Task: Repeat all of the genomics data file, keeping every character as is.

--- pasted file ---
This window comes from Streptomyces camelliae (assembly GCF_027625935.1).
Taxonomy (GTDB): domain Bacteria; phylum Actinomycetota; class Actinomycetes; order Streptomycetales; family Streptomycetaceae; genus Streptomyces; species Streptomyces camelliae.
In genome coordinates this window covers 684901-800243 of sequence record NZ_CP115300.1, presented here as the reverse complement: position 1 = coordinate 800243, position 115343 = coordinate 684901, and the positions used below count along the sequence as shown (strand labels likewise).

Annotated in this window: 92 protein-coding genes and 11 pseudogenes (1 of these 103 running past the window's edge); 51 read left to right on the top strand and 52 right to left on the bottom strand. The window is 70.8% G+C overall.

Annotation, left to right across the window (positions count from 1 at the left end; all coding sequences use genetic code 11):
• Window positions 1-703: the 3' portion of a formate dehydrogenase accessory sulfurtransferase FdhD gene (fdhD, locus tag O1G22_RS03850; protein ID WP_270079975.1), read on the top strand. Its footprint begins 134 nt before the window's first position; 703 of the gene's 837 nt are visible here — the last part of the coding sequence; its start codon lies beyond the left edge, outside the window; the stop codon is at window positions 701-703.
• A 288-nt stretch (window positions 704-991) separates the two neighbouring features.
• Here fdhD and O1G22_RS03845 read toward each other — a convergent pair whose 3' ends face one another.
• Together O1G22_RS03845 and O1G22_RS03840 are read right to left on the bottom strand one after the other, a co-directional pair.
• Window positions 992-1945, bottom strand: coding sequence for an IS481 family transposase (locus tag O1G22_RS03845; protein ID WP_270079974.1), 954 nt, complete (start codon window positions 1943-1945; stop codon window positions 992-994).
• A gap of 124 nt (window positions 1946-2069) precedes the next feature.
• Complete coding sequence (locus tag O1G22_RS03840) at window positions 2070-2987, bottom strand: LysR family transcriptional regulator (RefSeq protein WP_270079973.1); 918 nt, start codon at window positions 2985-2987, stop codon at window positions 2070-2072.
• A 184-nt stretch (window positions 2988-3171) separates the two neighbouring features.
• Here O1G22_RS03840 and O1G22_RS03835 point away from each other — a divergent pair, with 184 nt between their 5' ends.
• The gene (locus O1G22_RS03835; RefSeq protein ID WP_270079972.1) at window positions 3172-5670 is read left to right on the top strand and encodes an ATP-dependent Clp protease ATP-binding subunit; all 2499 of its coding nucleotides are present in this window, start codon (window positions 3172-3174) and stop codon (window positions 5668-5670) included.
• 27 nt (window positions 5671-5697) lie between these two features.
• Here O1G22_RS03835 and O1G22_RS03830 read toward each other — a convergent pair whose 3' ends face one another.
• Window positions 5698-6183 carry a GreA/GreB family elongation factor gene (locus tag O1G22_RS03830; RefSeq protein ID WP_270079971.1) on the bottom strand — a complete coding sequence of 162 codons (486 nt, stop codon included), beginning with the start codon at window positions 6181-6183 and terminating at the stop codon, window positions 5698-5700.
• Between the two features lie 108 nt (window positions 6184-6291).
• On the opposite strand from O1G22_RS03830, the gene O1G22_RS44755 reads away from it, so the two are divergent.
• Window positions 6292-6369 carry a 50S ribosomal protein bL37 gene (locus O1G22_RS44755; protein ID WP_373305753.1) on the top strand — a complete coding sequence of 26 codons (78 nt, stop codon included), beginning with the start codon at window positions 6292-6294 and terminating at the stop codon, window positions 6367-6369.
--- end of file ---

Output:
This window comes from Streptomyces camelliae (assembly GCF_027625935.1).
Taxonomy (GTDB): domain Bacteria; phylum Actinomycetota; class Actinomycetes; order Streptomycetales; family Streptomycetaceae; genus Streptomyces; species Streptomyces camelliae.
In genome coordinates this window covers 684901-800243 of sequence record NZ_CP115300.1, presented here as the reverse complement: position 1 = coordinate 800243, position 115343 = coordinate 684901, and the positions used below count along the sequence as shown (strand labels likewise).

Annotated in this window: 92 protein-coding genes and 11 pseudogenes (1 of these 103 running past the window's edge); 51 read left to right on the top strand and 52 right to left on the bottom strand. The window is 70.8% G+C overall.

Annotation, left to right across the window (positions count from 1 at the left end; all coding sequences use genetic code 11):
• Window positions 1-703: the 3' portion of a formate dehydrogenase accessory sulfurtransferase FdhD gene (fdhD, locus tag O1G22_RS03850; protein ID WP_270079975.1), read on the top strand. Its footprint begins 134 nt before the window's first position; 703 of the gene's 837 nt are visible here — the last part of the coding sequence; its start codon lies beyond the left edge, outside the window; the stop codon is at window positions 701-703.
• A 288-nt stretch (window positions 704-991) separates the two neighbouring features.
• Here fdhD and O1G22_RS03845 read toward each other — a convergent pair whose 3' ends face one another.
• Together O1G22_RS03845 and O1G22_RS03840 are read right to left on the bottom strand one after the other, a co-directional pair.
• Window positions 992-1945, bottom strand: coding sequence for an IS481 family transposase (locus tag O1G22_RS03845; protein ID WP_270079974.1), 954 nt, complete (start codon window positions 1943-1945; stop codon window positions 992-994).
• A gap of 124 nt (window positions 1946-2069) precedes the next feature.
• Complete coding sequence (locus tag O1G22_RS03840) at window positions 2070-2987, bottom strand: LysR family transcriptional regulator (RefSeq protein WP_270079973.1); 918 nt, start codon at window positions 2985-2987, stop codon at window positions 2070-2072.
• A 184-nt stretch (window positions 2988-3171) separates the two neighbouring features.
• Here O1G22_RS03840 and O1G22_RS03835 point away from each other — a divergent pair, with 184 nt between their 5' ends.
• The gene (locus O1G22_RS03835; RefSeq protein ID WP_270079972.1) at window positions 3172-5670 is read left to right on the top strand and encodes an ATP-dependent Clp protease ATP-binding subunit; all 2499 of its coding nucleotides are present in this window, start codon (window positions 3172-3174) and stop codon (window positions 5668-5670) included.
• 27 nt (window positions 5671-5697) lie between these two features.
• Here O1G22_RS03835 and O1G22_RS03830 read toward each other — a convergent pair whose 3' ends face one another.
• Window positions 5698-6183 carry a GreA/GreB family elongation factor gene (locus tag O1G22_RS03830; RefSeq protein ID WP_270079971.1) on the bottom strand — a complete coding sequence of 162 codons (486 nt, stop codon included), beginning with the start codon at window positions 6181-6183 and terminating at the stop codon, window positions 5698-5700.
• Between the two features lie 108 nt (window positions 6184-6291).
• On the opposite strand from O1G22_RS03830, the gene O1G22_RS44755 reads away from it, so the two are divergent.
• Window positions 6292-6369 carry a 50S ribosomal protein bL37 gene (locus O1G22_RS44755; protein ID WP_373305753.1) on the top strand — a complete coding sequence of 26 codons (78 nt, stop codon included), beginning with the start codon at window positions 6292-6294 and terminating at the stop codon, window positions 6367-6369.